There have been a few important successes in antiviral drug development, but for the most part it is extremely difficult to find drugs to treat viral infections. Viruses are highly effective hijackers of cellular processes, and since drugs that target cellular processes are likely to be toxic, that leaves only a few potential virus specific targets. Further, because of the diversity of viruses most antiviral drugs are very specific for their target virus and are not effective against others. The holy grail of antiviral drugs would be something that inhibits replication of many viruses – a broad spectrum antiviral.
A new paper in PLOS One describes a creative approach to the problem of broadly targeting viral infections. The approach uses a recombinant protein that combines the properties of two natural antiviral response pathways in the cell. Almost all viruses generate long double stranded RNA (dsRNA) at some point in their replication cycle. But long dsRNA is not found in normal, healthy cells. So the presence of dsRNA triggers a response in the cell that shuts down gene expression, which can effectively shut down viral replication. Another response is apoptosis: an infected cell can trigger a cellular suicide pathway, destroying the infected cell and the virus along with it. In this new study, researchers fused parts of proteins from key mediators of both pathways to generate a new protein called DRACO that triggers apoptosis when it binds to dsRNA.
In cell culture, DRACOs induce apoptosis in cells only when dsRNA is present. The study goes on to test whether DRACOs can protect cells from infection. Cells pre-treated with DRACOs survive viral infection, while untreated cells don’t. And it protects against a large variety of different viruses; viruses from 7 different families were tested and DRACOs appear to be effective against all of them. But for an antiviral to be useful it has to also work in vivo, and DRACOs show some promise here too. 60-70% of mice pre-treated with DRACOs survive influenza virus challenge, while only 10% of untreated mice survive.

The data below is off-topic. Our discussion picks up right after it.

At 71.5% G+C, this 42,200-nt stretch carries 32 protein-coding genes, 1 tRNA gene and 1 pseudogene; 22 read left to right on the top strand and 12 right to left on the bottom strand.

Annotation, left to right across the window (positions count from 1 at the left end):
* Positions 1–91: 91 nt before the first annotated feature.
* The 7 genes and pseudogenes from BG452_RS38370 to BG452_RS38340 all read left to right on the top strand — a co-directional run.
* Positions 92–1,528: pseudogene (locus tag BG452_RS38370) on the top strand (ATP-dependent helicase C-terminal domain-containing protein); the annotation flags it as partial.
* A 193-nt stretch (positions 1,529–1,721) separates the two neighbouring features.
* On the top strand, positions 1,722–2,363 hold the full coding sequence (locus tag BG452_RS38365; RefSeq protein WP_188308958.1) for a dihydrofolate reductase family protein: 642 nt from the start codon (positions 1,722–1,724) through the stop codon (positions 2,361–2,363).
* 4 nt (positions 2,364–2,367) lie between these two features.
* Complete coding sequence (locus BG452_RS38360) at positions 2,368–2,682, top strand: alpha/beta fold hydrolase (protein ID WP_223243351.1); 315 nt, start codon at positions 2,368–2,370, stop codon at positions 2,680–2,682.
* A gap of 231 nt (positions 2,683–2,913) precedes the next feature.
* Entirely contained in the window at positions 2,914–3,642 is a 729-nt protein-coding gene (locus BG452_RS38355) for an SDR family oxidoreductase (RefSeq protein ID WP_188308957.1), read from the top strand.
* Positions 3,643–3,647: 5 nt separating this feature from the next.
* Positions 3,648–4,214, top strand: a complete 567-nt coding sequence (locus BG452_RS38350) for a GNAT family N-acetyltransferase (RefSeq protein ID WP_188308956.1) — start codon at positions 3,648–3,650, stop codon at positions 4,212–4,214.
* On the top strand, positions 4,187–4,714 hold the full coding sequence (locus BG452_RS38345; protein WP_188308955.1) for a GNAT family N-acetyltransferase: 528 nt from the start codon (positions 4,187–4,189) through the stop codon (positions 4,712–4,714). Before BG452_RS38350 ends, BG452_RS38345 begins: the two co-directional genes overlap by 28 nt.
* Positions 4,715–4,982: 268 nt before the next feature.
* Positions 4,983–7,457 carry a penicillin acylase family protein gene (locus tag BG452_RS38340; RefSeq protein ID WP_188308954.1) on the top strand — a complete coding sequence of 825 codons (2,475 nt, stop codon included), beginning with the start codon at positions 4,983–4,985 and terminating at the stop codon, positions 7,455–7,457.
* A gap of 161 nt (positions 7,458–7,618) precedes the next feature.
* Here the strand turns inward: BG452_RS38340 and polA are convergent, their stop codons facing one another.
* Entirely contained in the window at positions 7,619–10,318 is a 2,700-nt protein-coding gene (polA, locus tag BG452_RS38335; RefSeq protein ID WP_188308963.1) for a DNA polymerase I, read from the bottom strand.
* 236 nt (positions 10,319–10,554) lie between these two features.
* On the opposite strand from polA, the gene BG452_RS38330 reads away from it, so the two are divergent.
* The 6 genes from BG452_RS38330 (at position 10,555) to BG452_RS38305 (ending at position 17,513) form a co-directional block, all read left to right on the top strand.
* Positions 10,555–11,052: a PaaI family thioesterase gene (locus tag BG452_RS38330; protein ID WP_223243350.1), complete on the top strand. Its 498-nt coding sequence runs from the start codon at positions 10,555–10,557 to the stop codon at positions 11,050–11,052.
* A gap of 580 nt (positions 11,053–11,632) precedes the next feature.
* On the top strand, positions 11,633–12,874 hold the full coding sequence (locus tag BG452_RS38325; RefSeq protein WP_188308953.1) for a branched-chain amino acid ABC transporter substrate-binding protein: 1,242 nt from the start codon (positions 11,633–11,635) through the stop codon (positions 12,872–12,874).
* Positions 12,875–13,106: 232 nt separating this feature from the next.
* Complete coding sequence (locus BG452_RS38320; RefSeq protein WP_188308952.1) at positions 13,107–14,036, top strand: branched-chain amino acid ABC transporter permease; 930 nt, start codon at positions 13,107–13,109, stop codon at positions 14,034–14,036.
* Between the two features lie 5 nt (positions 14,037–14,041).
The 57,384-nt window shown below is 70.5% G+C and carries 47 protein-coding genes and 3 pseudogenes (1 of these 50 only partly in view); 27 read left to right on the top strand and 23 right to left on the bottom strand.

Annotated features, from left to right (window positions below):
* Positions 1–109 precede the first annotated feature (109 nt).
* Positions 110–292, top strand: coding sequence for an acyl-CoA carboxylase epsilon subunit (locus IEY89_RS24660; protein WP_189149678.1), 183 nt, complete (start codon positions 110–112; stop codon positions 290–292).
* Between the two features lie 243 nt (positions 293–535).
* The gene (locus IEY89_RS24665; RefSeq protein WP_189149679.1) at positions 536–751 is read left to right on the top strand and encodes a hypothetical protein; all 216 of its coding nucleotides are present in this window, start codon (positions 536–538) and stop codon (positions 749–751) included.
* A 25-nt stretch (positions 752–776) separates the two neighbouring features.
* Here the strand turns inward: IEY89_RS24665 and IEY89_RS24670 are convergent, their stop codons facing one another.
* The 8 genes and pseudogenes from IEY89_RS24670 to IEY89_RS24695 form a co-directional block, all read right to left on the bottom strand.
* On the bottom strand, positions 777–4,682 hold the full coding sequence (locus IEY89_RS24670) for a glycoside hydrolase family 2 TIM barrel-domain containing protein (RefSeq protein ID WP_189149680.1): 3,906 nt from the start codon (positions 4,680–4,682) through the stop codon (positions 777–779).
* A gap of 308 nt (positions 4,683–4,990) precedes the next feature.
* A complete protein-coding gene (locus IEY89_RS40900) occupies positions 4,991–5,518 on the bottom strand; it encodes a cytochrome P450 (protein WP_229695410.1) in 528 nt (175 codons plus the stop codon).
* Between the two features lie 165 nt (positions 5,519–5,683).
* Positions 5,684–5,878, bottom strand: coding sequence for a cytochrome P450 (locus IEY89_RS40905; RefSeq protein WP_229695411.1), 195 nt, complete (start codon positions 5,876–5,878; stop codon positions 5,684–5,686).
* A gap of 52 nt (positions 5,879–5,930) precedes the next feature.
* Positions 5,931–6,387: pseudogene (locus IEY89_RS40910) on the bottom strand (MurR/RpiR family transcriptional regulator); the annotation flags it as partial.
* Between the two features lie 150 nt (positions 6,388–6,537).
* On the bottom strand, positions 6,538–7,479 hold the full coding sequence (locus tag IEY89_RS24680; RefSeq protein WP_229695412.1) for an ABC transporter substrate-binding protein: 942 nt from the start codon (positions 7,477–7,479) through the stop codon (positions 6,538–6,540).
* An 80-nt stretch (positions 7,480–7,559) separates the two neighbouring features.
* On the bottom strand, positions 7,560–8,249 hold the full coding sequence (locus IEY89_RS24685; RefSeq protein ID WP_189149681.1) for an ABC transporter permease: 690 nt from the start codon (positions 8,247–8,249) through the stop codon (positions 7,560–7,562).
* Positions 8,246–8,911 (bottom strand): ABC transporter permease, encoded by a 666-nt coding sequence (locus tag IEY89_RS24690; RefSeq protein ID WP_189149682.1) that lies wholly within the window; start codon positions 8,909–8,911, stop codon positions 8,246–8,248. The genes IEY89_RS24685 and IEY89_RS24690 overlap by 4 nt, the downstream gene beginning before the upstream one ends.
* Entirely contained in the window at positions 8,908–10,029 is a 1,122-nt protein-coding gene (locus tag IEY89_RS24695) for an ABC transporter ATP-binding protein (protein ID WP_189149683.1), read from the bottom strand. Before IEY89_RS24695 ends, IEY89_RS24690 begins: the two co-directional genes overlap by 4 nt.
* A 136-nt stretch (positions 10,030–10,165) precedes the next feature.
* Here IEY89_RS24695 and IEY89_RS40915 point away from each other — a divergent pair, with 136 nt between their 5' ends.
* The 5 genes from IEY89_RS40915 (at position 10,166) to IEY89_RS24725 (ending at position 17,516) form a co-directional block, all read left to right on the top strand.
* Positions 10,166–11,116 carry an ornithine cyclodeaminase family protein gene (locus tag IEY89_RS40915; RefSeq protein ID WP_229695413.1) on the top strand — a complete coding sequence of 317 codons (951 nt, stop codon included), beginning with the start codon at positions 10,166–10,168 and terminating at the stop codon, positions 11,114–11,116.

The results of this study are exciting and show promise but we must be cautious about over-extending the findings. It is a long and challenging process to go from an early stage development like this one to a clinically useful anti-viral drug. There will be some very significant hurdles to overcome to develop this further. In all the experiments, the cells (or animals) are pre-treated with DRACOs, but its not known if there is any post-exposure protection. The animal studies show that interperitoneal injection can protect animals, but the distribution of the drug in different tissues varies and in some tissues disappears before 24 hours, which could be a problem if it can’t reach the required concentrations in the target tissues. Also, being a protein, there will be challenges for effective delivery (since interperitoneal injection is not likely to be a favored route!). Many years of further testing, development, and clinical trials (if it gets that far) are needed. Despite the many challenges that lay ahead for further development of this broad spectrum anti-viral, it appears promising and worth pursuing.
As usual though, news reports describing this as a major breakthrough have missed the point that this is an interesting new development but that it is very much in its infancy. Since nearly every discovery is hailed as a breakthrough, the public gets a distorted idea of the way science proceeds. Media reports have also been misleading, including promoting it as a potential treatment for HIV or Hepatitis, which weren’t even among the viruses tested, or touting it as a possible cure for nearly all viral infections. Slow down a little, folks. There is a long way to go before those claims can be made. Perhaps someone can develop a treatment for the disease that makes headline writers distort information.